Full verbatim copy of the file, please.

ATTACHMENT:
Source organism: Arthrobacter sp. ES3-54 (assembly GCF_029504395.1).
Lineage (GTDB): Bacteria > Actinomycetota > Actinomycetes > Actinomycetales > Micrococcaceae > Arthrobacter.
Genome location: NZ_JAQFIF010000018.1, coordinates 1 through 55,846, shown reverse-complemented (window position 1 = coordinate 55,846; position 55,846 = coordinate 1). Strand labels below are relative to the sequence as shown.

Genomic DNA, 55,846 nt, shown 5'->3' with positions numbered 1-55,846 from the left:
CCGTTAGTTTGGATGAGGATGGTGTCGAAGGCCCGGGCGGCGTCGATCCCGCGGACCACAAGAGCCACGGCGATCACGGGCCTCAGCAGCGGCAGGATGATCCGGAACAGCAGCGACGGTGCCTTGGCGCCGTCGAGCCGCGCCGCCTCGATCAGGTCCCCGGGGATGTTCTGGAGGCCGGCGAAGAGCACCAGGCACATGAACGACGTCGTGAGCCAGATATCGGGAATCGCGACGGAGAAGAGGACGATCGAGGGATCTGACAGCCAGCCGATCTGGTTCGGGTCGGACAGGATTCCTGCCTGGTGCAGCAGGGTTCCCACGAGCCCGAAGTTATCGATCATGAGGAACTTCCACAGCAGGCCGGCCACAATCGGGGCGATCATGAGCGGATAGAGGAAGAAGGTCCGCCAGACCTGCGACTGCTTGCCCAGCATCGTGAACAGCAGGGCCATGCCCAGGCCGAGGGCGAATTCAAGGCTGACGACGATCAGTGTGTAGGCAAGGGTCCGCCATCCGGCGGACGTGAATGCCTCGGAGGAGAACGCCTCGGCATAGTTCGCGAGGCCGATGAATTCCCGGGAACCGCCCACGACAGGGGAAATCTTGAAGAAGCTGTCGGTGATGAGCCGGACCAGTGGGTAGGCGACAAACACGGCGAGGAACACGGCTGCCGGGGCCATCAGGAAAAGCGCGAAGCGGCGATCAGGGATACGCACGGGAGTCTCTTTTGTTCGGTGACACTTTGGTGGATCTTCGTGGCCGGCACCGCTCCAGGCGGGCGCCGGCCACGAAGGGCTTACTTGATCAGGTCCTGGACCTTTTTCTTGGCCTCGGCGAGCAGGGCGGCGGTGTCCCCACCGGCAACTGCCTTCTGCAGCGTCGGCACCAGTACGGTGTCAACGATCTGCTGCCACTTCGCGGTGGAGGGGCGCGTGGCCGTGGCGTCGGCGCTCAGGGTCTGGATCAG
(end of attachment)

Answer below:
Source organism: Arthrobacter sp. ES3-54 (assembly GCF_029504395.1).
Lineage (GTDB): Bacteria > Actinomycetota > Actinomycetes > Actinomycetales > Micrococcaceae > Arthrobacter.
Genome location: NZ_JAQFIF010000018.1, coordinates 1 through 55,846, shown reverse-complemented (window position 1 = coordinate 55,846; position 55,846 = coordinate 1). Strand labels below are relative to the sequence as shown.

Genomic DNA, 55,846 nt, shown 5'->3' with positions numbered 1-55,846 from the left:
CCGTTAGTTTGGATGAGGATGGTGTCGAAGGCCCGGGCGGCGTCGATCCCGCGGACCACAAGAGCCACGGCGATCACGGGCCTCAGCAGCGGCAGGATGATCCGGAACAGCAGCGACGGTGCCTTGGCGCCGTCGAGCCGCGCCGCCTCGATCAGGTCCCCGGGGATGTTCTGGAGGCCGGCGAAGAGCACCAGGCACATGAACGACGTCGTGAGCCAGATATCGGGAATCGCGACGGAGAAGAGGACGATCGAGGGATCTGACAGCCAGCCGATCTGGTTCGGGTCGGACAGGATTCCTGCCTGGTGCAGCAGGGTTCCCACGAGCCCGAAGTTATCGATCATGAGGAACTTCCACAGCAGGCCGGCCACAATCGGGGCGATCATGAGCGGATAGAGGAAGAAGGTCCGCCAGACCTGCGACTGCTTGCCCAGCATCGTGAACAGCAGGGCCATGCCCAGGCCGAGGGCGAATTCAAGGCTGACGACGATCAGTGTGTAGGCAAGGGTCCGCCATCCGGCGGACGTGAATGCCTCGGAGGAGAACGCCTCGGCATAGTTCGCGAGGCCGATGAATTCCCGGGAACCGCCCACGACAGGGGAAATCTTGAAGAAGCTGTCGGTGATGAGCCGGACCAGTGGGTAGGCGACAAACACGGCGAGGAACACGGCTGCCGGGGCCATCAGGAAAAGCGCGAAGCGGCGATCAGGGATACGCACGGGAGTCTCTTTTGTTCGGTGACACTTTGGTGGATCTTCGTGGCCGGCACCGCTCCAGGCGGGCGCCGGCCACGAAGGGCTTACTTGATCAGGTCCTGGACCTTTTTCTTGGCCTCGGCGAGCAGGGCGGCGGTGTCCCCACCGGCAACTGCCTTCTGCAGCGTCGGCACCAGTACGGTGTCAACGATCTGCTGCCACTTCGCGGTGGAGGGGCGCGTGGCCGTGGCGTCGGCGCTCAGGGTCTGGATCAG